A simple utility to scan most state ID’s and see if data indicates they are at least 21 years of age. Scan id’s for automatic date math at bars, clubs, events or other uses to prevent date math error. Check ID’s anywhere including at remote events. No internet connection required, no ongoing fees for basic scanning, and it’s quick and simple to use. Works with all 50 States.
This is a multipart series of design, prototype and build of a small multiplexing system for UTV’s. Initially this will replace lighting and winch relays with solid state control. In this part 3, I go over the base software using OSX with the STM8.
RZR Mini Multiplexing Part 2 – Testing with the STM8 Discovery Board
I explain using OSHStencil to prototype a board with double sided parts. I also discuss high side switching with a MCU. The first testing happens with two development boards from STMicro using a STM8 Discovery board.
I purchased a non-working Motorola R2210B/HS service monitor just to take a look and see if it was repairable. Part 1 of the video is the teardown of the basic unit and troubleshooting the LVPS section.
I’ve been using the BFDX TD-503 for several months on the local DMR repeater and NCPRN. The main reason I really like it and its found its place above my Mototrbo and Hytera is it the GUI by default shows the Frequency and Channel Name. Controls are standard and easy to use. The case is high quality and it has some heft to it.
It has been left out in the rain, taken on swift-water calls (submerged in the river), dropped, banged, and otherwise abused with no issues whatsoever.
Programming is easy and the cable is inexpensive. The audio quality is better or on par with both my Hytera and Mototrbo’s in both analog and digital mode. This radio works great on analog repeaters as well. I’ve been using this pretty much exclusively for any outdoor adventures (UTV’n, Rafting, Swift-water Rescue, Climbing) without fail, mainly because of its price point and performance. At $250 brand new its much less expensive than a used Mototurbo or Hytera.
I had some issues with the audio on this so bear with it. Also standard definition only.
I have a HP 8935 E6380A service monitor that had some pretty severe screen burn. After looking around for a replacement I wanted to see how hard it would be to adapt a current LCD to the 8935. Suprisingly it was fairly easy. I had a 10.5 inch display and after probing around a bit to see what signals/power were on the A1A1 connector (400 i think) I started playing with a FPGA dev board to convert signals to something I could see on the screen. It works but doesn’t fill the entire screen and its not the right size hardware. Now that I have a PLAN B and I’ve found a 6.5″ish lcd I can readily buy cheap, I’ll troll along with the burnt display till it fails or I can’t stand it anymore. I’m hoping there is a lot of interest in this to other 8935 owners and its something I can justify doing in the near future.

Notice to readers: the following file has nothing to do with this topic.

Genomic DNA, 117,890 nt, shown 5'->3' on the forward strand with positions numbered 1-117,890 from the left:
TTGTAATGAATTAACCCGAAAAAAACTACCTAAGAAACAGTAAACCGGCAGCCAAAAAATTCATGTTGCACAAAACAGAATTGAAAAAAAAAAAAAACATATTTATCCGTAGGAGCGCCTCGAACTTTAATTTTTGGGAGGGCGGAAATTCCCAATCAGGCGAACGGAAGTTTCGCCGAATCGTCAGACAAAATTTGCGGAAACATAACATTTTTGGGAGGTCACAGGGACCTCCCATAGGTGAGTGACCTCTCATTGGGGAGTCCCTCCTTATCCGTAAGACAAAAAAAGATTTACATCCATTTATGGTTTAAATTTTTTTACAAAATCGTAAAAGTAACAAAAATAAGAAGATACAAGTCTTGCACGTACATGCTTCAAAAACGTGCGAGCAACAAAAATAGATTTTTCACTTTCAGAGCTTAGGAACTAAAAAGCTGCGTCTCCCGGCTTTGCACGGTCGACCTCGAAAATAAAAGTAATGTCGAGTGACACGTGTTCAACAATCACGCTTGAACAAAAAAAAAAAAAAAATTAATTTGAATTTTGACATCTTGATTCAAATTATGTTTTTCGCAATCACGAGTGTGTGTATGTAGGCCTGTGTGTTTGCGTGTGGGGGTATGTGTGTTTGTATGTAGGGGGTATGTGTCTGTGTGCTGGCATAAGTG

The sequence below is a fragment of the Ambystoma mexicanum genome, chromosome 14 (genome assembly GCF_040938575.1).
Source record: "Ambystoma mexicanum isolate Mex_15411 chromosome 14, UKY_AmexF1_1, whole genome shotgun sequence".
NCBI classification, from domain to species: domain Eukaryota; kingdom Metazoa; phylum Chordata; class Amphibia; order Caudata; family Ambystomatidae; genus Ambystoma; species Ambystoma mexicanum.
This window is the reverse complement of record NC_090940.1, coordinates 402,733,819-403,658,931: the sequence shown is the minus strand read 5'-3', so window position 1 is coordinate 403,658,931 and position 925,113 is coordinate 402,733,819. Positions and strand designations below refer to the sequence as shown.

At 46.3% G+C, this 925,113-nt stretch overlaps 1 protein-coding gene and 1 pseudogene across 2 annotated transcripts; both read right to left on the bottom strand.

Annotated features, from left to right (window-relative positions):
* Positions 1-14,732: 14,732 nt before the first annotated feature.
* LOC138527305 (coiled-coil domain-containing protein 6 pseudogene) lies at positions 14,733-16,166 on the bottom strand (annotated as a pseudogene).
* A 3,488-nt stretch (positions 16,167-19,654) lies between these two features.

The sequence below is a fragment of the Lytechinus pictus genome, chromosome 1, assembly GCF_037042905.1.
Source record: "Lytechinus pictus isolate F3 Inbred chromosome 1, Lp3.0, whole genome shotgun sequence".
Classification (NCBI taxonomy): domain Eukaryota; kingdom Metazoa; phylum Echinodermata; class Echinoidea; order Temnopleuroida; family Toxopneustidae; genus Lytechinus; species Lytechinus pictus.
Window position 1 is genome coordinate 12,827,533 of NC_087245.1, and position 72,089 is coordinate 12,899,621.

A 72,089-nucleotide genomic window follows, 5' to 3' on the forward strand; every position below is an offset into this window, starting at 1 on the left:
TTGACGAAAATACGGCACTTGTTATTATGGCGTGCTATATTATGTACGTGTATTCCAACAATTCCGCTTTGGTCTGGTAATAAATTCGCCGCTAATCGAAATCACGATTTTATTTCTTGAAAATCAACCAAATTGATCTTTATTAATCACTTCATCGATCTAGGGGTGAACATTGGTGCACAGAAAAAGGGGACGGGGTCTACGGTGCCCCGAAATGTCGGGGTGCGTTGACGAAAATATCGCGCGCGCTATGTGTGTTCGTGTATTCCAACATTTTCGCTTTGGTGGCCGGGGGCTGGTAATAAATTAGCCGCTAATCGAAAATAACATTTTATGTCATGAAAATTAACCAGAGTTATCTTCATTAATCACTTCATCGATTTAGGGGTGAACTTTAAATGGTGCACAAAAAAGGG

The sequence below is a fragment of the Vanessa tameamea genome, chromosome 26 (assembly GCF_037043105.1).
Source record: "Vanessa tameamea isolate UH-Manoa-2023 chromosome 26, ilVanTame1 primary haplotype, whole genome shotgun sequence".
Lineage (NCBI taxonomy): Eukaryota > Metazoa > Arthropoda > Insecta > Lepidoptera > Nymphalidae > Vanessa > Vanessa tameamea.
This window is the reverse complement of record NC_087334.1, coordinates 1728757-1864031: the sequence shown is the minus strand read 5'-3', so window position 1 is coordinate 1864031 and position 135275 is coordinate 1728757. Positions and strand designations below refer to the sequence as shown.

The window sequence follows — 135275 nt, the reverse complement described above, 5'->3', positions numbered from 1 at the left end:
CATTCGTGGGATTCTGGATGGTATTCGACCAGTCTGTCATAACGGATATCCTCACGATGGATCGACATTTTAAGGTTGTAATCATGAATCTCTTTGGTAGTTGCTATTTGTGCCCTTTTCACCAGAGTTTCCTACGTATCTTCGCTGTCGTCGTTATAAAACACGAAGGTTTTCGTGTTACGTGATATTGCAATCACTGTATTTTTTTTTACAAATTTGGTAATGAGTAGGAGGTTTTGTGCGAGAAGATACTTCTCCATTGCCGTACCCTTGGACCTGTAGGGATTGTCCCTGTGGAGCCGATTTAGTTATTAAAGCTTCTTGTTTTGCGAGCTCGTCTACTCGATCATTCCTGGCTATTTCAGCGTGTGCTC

Some things I played with while I had the 8935 apart and the 10.5″ connected:
– Inversion to have some way of preventing screen burn.
– Adding some color (Changed boarder color, changed color of spectrum analyzer portions of the screen) This isn’t something that can be done everywhere. If its simply which pixels get what color it’s trivial.
– Added text to the parts of the screen not used going from 512×256 to 640×480. Could add ADC to show voltages etc as extra info.
I’ve been working on a hardware to spin up a homegrown DMR/NEXEDGE/VOIP/DSTAR switch using freeswitch, some AMBE hardware, and common DMR radios (Hytera and Mototrbo) for use in Ham. I have been working a board design I did last year to handle the AMBE codec. The basic idea is to have a way to convert the AMBE codec to G711 to allow interface to other systems. It also allows trunking/routing between systems. If this something you might be interested in doing or helping with please let me know. I’m really interested in hardware donations including NEXEDGE, DSTAR, and Hytera gear.